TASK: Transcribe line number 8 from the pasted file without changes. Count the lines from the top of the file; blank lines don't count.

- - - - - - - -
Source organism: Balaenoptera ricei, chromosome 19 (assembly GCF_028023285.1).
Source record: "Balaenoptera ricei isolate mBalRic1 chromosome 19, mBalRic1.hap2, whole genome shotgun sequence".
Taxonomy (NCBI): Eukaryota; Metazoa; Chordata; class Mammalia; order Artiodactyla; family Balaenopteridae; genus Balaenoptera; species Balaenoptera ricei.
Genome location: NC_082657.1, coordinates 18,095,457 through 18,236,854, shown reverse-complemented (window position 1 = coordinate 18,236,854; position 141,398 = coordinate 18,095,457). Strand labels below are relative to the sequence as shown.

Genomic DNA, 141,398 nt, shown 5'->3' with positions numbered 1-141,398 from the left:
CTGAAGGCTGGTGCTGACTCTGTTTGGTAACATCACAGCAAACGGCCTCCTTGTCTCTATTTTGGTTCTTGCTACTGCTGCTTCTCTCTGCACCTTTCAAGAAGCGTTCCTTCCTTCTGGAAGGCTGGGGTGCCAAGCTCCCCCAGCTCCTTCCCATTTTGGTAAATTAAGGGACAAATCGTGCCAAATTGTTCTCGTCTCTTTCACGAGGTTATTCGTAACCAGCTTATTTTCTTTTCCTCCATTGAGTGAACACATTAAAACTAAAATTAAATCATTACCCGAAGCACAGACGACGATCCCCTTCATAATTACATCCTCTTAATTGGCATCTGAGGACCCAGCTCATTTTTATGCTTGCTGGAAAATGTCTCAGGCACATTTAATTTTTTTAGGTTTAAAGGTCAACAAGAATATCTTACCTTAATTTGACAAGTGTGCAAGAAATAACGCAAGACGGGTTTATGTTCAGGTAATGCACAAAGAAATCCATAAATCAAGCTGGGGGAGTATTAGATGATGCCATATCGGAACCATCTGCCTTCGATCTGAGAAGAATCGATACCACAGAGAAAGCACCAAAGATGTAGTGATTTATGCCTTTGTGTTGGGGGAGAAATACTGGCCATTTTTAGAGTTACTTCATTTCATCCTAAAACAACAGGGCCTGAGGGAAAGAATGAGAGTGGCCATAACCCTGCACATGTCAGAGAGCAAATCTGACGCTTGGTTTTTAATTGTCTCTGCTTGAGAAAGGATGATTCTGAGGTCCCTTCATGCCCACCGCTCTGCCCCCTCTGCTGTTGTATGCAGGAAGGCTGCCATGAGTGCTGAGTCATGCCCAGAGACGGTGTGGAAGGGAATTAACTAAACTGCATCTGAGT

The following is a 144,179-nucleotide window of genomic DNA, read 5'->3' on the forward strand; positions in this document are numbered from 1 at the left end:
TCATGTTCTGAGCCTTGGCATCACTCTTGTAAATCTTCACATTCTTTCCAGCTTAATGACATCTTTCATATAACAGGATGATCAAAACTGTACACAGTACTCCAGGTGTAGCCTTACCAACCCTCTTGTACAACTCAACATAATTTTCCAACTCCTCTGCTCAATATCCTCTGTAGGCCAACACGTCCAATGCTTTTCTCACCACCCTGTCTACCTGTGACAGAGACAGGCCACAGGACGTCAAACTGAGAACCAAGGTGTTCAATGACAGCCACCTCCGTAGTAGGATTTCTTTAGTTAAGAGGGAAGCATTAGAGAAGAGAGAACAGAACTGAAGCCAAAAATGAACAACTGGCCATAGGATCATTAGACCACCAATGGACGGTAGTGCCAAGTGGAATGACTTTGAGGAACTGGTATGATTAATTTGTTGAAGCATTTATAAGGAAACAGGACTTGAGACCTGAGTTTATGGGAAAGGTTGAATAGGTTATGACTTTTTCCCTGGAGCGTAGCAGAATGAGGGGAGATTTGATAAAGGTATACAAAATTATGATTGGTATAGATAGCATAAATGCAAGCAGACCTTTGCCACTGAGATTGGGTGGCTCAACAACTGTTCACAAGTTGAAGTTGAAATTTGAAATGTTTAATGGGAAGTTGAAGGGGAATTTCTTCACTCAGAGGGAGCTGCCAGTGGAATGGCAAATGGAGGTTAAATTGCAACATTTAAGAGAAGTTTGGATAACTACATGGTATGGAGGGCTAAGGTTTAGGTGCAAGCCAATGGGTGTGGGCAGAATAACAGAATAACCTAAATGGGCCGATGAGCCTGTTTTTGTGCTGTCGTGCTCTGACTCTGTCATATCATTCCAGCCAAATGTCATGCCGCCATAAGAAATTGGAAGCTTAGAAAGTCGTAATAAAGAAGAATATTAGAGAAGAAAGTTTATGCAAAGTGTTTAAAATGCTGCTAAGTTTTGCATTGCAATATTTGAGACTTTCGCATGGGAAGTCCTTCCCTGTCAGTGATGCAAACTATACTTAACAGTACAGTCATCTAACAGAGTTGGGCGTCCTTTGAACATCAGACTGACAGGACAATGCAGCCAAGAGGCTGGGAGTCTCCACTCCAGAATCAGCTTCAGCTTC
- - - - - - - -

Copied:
TCATGTTCTGAGCCTTGGCATCACTCTTGTAAATCTTCACATTCTTTCCAGCTTAATGACATCTTTCATATAACAGGATGATCAAAACTGTACACAGTACTCCAGGTGTAGCCTTACCAACCCTCTTGTACAACTCAACATAATTTTCCAACTCCTCTGCTCAATATCCTCTGTAGGCCAACACGTCCAATGCTTTTCTCACCACCCTGTCTACCTGTGACAGAGACAGGCCACAGGACGTCAAACTGAGAACCAAGGTGTTCAATGACAGCCACCTCCGTAGTAGGATTTCTTTAGTTAAGAGGGAAGCATTAGAGAAGAGAGAACAGAACTGAAGCCAAAAATGAACAACTGGCCATAGGATCATTAGACCACCAATGGACGGTAGTGCCAAGTGGAATGACTTTGAGGAACTGGTATGATTAATTTGTTGAAGCATTTATAAGGAAACAGGACTTGAGACCTGAGTTTATGGGAAAGGTTGAATAGGTTATGACTTTTTCCCTGGAGCGTAGCAGAATGAGGGGAGATTTGATAAAGGTATACAAAATTATGATTGGTATAGATAGCATAAATGCAAGCAGACCTTTGCCACTGAGATTGGGTGGCTCAACAACTGTTCACAAGTTGAAGTTGAAATTTGAAATGTTTAATGGGAAGTTGAAGGGGAATTTCTTCACTCAGAGGGAGCTGCCAGTGGAATGGCAAATGGAGGTTAAATTGCAACATTTAAGAGAAGTTTGGATAACTACATGGTATGGAGGGCTAAGGTTTAGGTGCAAGCCAATGGGTGTGGGCAGAATAACAGAATAACCTAAATGGGCCGATGAGCCTGTTTTTGTGCTGTCGTGCTCTGACTCTGTCATATCATTCCAGCCAAATGTCATGCCGCCATAAGAAATTGGAAGCTTAGAAAGTCGTAATAAAGAAGAATATTAGAGAAGAAAGTTTATGCAAAGTGTTTAAAATGCTGCTAAGTTTTGCATTGCAATATTTGAGACTTTCGCATGGGAAGTCCTTCCCTGTCAGTGATGCAAACTATACTTAACAGTACAGTCATCTAACAGAGTTGGGCGTCCTTTGAACATCAGACTGACAGGACAATGCAGCCAAGAGGCTGGGAGTCTCCACTCCAGAATCAGCTTCAGCTTC